plied for the reduction of apparent time to local mean time, to this ihe difference of 
time will be applied to t5th meridian, all entries being made in the time of this me- 
ridian, and observations will be taken regularly at the following times throughout 
the year, viz., 3 h. 08 m., 7 h. 08 m., 11 h. 08 m., a.m. and p m. 

Each morning the sums and means of the observations taken on the previous 
day will be taken out and checked over, they will then be entered in the abstract 
books supplied for the purpose. 

After each observation during day light the observer on duty will take the teles- 
cope and carefully examine the Straits, writing down at ihe time all that he sees, 
stating direction aud (when possible) velocity of tide, movement of ice, if any, also 
describe the condition of the ice, whether much broken up, solid field, &c., &c. 

Tidal Observations. — Bach day the time and height of high and low water is to 
be carefully observed, and during the open season the character of the tide will be 
carefully noted for two days before and three days after the full and change of the 
moon. For this purpose a post marked off in feet and fractions of a foot is to be 
placed in the water, at low water in some bheltered spot, if any such be available, 

and the height of the water noted every half hour during the rise and fall of one 
tide on each of these days — the height to be noted most carefully every five minutes 
during the hour of high water and the same at low water— the five minute observa- 
tions will also be taken for one hour during the most rapid portion of the rise. 
Special observations of barometric pressure are to be taken in connection with these 
tidal observations. 

To check the zero mark for the tidal observatioQ post, select a spot on shore 
from which the horizon line will be projected on the tidal post, and record the read- 
ing of this line when seen pi'ojocted on the post by the observer, whose eye is to be 
placed at a measured height above the datura point selected on shore. 

All remarks in regard to the movements of birds, fish, &c., and also as to the 
growth of grasses, will be carefully entered. 

As it is impossible to give to the officers in charge of stations detailed ipstruo- 
tions which would be of service in every contingency which might arise, the officers 
are required to observe and enforce the following rules: —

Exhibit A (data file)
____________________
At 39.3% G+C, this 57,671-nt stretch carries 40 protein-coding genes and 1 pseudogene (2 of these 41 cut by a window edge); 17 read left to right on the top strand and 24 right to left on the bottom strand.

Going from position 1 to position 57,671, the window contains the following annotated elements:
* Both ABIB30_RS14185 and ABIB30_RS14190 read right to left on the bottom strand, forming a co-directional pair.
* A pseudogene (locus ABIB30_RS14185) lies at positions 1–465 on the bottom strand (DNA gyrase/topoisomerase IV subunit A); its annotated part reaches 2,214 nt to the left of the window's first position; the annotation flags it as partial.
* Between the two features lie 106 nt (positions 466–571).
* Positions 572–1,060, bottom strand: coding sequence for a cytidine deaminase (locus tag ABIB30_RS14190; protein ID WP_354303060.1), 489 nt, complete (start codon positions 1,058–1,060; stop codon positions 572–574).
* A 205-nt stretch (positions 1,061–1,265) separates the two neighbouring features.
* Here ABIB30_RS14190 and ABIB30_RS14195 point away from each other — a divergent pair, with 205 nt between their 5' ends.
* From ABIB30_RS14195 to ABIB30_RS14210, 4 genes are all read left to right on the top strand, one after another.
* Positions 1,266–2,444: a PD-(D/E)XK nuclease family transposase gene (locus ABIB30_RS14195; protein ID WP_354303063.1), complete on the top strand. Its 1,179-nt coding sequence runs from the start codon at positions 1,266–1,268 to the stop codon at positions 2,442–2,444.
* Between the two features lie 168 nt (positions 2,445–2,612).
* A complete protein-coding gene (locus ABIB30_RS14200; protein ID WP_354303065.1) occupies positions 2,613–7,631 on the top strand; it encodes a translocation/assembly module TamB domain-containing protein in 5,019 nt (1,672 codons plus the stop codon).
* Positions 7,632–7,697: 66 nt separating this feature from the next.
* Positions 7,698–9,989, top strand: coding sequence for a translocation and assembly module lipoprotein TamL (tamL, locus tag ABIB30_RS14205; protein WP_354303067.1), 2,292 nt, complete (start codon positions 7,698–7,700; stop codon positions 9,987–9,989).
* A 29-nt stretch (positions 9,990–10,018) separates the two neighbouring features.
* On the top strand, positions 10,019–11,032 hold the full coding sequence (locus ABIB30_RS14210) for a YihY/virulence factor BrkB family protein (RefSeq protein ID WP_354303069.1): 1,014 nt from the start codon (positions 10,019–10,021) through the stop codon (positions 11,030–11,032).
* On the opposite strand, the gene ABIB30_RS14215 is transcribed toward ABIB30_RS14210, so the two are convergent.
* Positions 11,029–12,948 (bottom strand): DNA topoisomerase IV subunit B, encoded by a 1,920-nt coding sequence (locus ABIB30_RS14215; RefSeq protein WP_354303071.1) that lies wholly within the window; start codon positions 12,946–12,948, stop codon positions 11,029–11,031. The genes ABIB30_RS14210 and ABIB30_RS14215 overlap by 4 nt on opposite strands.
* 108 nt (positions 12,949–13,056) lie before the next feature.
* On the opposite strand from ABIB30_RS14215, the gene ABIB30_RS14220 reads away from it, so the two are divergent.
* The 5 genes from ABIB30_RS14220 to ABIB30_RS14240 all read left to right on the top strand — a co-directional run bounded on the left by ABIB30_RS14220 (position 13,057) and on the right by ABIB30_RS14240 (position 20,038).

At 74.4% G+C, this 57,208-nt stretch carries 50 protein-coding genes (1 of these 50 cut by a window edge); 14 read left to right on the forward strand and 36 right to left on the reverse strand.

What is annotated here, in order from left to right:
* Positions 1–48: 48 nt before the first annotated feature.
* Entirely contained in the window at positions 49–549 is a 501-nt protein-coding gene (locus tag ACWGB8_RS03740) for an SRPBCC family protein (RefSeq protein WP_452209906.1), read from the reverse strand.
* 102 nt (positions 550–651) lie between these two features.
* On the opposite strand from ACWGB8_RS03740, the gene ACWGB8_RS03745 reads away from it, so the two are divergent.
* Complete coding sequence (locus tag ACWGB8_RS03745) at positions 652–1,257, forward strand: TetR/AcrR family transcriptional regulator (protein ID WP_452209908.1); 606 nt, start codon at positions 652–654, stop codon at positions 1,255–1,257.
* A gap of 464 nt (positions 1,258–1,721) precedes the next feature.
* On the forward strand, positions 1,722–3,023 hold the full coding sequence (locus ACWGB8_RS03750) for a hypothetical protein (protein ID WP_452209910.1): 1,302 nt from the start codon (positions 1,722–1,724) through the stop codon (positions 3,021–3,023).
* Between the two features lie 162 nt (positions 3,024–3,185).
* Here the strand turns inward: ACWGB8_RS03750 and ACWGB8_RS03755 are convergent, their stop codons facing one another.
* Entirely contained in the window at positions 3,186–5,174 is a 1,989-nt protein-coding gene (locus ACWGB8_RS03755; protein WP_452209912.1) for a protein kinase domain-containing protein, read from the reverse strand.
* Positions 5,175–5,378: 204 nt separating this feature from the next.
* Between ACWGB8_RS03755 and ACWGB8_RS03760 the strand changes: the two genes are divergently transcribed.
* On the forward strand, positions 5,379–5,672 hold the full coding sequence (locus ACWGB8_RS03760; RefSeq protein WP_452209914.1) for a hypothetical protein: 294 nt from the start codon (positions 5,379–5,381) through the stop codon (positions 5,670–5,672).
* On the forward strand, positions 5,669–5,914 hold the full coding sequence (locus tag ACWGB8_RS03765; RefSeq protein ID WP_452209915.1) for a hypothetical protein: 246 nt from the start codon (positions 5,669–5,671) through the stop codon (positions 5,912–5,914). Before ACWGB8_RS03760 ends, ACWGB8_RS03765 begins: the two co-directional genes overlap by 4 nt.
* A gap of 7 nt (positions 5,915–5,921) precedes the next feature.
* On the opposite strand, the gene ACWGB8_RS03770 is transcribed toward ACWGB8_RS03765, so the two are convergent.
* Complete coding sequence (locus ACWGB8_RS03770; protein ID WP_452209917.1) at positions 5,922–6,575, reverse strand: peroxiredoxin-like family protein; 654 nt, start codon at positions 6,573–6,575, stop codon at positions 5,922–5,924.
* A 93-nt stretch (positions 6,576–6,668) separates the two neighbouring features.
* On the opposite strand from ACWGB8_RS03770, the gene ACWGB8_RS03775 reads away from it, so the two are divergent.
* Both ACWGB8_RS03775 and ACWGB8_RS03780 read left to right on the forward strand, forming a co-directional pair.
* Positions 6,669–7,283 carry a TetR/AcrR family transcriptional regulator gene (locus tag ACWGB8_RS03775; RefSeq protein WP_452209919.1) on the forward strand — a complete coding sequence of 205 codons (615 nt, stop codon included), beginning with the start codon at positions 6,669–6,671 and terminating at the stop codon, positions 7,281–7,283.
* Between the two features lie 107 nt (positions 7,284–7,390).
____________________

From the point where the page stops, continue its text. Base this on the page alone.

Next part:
(a.) Every possible precaution is to be taken against fire, and as it is anticipated 
that the temperature can be maintained considerably above the freezing point inside 
the houses, two buckets full of water are always to be kept ready for instant use. 

(b.) As the successful carrying out of the observations will, in a great measure, 
depend on the health of the party, the need of exercise is strongly insisted on during 
the winter months, and also that each member of the party shall partake freely of 
the lime juice supplied. 

(c.) Bach party is supplied with a boat, but unless some emergency required it, 
it must be a rule that neither afloat nor ashore must any of the party leave the station 
for a greater distance than they can be sure of being able to return the same day. 

(d.) As soon as possible after the houses are completed and the stores all in 
place, the party will set to work collecting sods, grass or any other non-conducting 
material, and before the winter sets in the whole house is to be covered with this, 
boards overlaid and snow packed over all ; the assistance of the Esquimaux should, if 
possible, be obtained, and the whole house arched over with snow, 


Commanding Expedition. 
Ottavta, 5th July, 1884. 

The expedition left Port Burwell at 5 o'clock on the evening of the 8th, and 
shaped course for the Lower Savage Islands, where it was intended that Station No. 
2 should be placed. On the following morning there was a dense fog until 8 o'clock, 
when it lifted, and at 9 o'clock we sighted Resolution Island. "We passed a number 
of icebergs in the forenoon, and passed between Resolution Island and the Lower 
Savage Islands to East Bluff, then going about and steering along the south coast of 
the Lower Savages. 

We spent the day in looking for an anchorage at the Lower Savages, and on a 
portion of the north main coast, a boat was sent ashore twice to examine what ap-